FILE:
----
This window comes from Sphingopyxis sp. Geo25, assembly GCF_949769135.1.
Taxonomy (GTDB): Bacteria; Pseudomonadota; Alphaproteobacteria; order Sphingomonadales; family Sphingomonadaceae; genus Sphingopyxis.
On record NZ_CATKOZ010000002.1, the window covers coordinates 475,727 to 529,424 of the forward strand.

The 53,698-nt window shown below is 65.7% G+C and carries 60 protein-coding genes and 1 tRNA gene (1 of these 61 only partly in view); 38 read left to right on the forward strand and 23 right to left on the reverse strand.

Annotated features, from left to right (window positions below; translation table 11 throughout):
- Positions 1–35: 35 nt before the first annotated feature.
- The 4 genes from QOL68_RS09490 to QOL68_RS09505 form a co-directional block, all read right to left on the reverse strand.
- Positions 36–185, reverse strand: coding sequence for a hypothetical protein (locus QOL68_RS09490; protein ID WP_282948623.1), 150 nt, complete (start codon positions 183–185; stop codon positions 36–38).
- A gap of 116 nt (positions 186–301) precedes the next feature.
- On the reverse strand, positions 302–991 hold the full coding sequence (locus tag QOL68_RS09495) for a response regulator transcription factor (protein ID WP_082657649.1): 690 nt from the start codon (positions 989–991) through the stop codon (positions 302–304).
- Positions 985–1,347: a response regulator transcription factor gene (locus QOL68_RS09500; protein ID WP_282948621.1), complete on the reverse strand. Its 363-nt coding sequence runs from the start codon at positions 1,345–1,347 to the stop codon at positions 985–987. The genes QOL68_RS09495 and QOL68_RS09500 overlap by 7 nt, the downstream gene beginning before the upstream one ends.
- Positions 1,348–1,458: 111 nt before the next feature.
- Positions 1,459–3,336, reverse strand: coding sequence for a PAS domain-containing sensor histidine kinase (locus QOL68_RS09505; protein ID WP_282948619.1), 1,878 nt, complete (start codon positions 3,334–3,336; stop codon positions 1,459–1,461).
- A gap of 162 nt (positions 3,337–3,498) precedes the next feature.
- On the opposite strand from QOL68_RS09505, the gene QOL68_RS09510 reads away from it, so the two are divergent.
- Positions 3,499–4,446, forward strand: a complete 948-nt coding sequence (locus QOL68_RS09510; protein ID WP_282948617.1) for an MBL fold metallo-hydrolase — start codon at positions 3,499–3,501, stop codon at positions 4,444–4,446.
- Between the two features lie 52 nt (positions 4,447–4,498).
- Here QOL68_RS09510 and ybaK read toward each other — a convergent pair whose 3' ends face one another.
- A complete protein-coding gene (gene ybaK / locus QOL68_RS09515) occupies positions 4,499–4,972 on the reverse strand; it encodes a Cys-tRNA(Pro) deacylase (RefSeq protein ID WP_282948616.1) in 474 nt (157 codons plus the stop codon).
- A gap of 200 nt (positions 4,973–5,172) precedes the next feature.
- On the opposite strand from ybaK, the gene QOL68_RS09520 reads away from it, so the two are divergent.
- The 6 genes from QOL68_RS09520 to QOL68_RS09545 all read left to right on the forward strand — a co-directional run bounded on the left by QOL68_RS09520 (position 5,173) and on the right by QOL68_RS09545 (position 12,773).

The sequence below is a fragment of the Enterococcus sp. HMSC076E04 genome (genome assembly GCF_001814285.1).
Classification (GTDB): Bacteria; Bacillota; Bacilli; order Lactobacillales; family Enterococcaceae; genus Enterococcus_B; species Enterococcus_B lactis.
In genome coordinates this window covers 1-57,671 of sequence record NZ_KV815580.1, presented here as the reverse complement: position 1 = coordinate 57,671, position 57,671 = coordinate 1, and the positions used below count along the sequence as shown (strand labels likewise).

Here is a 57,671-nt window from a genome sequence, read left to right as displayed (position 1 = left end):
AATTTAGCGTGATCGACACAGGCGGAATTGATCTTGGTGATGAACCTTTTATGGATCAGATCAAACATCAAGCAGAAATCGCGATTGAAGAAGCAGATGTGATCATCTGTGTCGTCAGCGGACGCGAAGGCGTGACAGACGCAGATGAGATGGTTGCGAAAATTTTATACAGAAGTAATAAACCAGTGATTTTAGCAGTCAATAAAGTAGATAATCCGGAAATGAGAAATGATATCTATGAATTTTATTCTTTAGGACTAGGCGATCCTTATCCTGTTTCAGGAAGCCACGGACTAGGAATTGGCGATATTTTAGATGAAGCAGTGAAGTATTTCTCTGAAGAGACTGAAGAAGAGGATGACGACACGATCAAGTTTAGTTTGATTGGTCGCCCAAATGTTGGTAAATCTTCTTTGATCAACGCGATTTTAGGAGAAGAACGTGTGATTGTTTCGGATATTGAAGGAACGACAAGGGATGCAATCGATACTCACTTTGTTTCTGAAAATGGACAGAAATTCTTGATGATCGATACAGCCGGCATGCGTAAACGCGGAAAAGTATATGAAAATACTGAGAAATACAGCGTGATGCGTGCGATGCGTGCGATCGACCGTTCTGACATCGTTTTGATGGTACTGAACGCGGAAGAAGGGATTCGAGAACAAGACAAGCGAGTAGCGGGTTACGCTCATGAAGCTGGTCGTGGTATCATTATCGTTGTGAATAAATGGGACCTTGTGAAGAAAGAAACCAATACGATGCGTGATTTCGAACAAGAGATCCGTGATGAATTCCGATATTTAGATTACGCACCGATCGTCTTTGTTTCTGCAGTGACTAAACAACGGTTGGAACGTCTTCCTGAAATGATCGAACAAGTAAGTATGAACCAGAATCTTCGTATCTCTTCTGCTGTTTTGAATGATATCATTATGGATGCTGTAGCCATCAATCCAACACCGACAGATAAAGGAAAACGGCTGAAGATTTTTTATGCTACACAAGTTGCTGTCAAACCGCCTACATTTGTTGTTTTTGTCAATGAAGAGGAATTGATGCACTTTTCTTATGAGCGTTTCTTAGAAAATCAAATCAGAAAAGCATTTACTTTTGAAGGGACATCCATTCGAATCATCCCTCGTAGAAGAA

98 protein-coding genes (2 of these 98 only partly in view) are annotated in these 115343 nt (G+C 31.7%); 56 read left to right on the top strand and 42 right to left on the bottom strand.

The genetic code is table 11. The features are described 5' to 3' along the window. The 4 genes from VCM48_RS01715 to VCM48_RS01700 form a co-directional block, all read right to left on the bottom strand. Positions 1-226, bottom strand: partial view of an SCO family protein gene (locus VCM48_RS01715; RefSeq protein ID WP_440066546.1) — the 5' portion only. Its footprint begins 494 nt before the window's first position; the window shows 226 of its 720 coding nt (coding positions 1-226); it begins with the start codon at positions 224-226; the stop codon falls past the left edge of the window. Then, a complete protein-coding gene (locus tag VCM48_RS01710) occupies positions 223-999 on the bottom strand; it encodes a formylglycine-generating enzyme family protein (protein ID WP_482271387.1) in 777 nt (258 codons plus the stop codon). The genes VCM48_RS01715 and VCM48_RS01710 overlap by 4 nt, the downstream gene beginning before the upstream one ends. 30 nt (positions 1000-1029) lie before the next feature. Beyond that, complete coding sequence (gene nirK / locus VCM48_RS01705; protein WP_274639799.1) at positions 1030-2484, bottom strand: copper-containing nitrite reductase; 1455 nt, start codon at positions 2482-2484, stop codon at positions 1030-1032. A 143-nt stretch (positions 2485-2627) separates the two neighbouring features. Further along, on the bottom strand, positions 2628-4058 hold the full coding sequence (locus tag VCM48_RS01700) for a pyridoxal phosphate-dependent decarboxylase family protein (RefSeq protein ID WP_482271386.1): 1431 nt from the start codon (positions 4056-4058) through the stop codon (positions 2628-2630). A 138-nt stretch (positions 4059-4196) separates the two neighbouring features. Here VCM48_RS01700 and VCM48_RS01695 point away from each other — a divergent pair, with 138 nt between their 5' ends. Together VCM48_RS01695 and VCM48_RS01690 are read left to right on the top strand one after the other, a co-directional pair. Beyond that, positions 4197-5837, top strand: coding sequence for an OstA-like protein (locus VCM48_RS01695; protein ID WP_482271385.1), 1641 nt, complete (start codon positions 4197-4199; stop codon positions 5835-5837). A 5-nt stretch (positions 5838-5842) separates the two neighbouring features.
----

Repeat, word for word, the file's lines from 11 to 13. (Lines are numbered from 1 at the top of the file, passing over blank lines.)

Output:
- Positions 985–1,347: a response regulator transcription factor gene (locus QOL68_RS09500; protein ID WP_282948621.1), complete on the reverse strand. Its 363-nt coding sequence runs from the start codon at positions 1,345–1,347 to the stop codon at positions 985–987. The genes QOL68_RS09495 and QOL68_RS09500 overlap by 7 nt, the downstream gene beginning before the upstream one ends.
- Positions 1,348–1,458: 111 nt before the next feature.
- Positions 1,459–3,336, reverse strand: coding sequence for a PAS domain-containing sensor histidine kinase (locus QOL68_RS09505; protein ID WP_282948619.1), 1,878 nt, complete (start codon positions 3,334–3,336; stop codon positions 1,459–1,461).